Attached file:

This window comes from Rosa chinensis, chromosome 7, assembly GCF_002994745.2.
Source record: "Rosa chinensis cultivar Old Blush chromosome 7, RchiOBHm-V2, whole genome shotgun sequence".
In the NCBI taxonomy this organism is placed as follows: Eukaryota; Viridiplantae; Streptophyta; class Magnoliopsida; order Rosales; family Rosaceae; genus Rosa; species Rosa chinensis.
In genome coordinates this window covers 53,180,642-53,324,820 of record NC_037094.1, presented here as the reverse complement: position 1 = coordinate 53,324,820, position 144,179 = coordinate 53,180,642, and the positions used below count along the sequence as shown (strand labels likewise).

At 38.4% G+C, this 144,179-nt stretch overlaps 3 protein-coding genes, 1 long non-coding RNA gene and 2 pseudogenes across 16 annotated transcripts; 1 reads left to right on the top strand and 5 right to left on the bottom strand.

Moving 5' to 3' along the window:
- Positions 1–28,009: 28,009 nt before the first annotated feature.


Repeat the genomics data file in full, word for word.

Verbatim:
This window comes from Rosa chinensis, chromosome 7, assembly GCF_002994745.2.
Source record: "Rosa chinensis cultivar Old Blush chromosome 7, RchiOBHm-V2, whole genome shotgun sequence".
In the NCBI taxonomy this organism is placed as follows: Eukaryota; Viridiplantae; Streptophyta; class Magnoliopsida; order Rosales; family Rosaceae; genus Rosa; species Rosa chinensis.
In genome coordinates this window covers 53,180,642-53,324,820 of record NC_037094.1, presented here as the reverse complement: position 1 = coordinate 53,324,820, position 144,179 = coordinate 53,180,642, and the positions used below count along the sequence as shown (strand labels likewise).

At 38.4% G+C, this 144,179-nt stretch overlaps 3 protein-coding genes, 1 long non-coding RNA gene and 2 pseudogenes across 16 annotated transcripts; 1 reads left to right on the top strand and 5 right to left on the bottom strand.

Moving 5' to 3' along the window:
- Positions 1–28,009: 28,009 nt before the first annotated feature.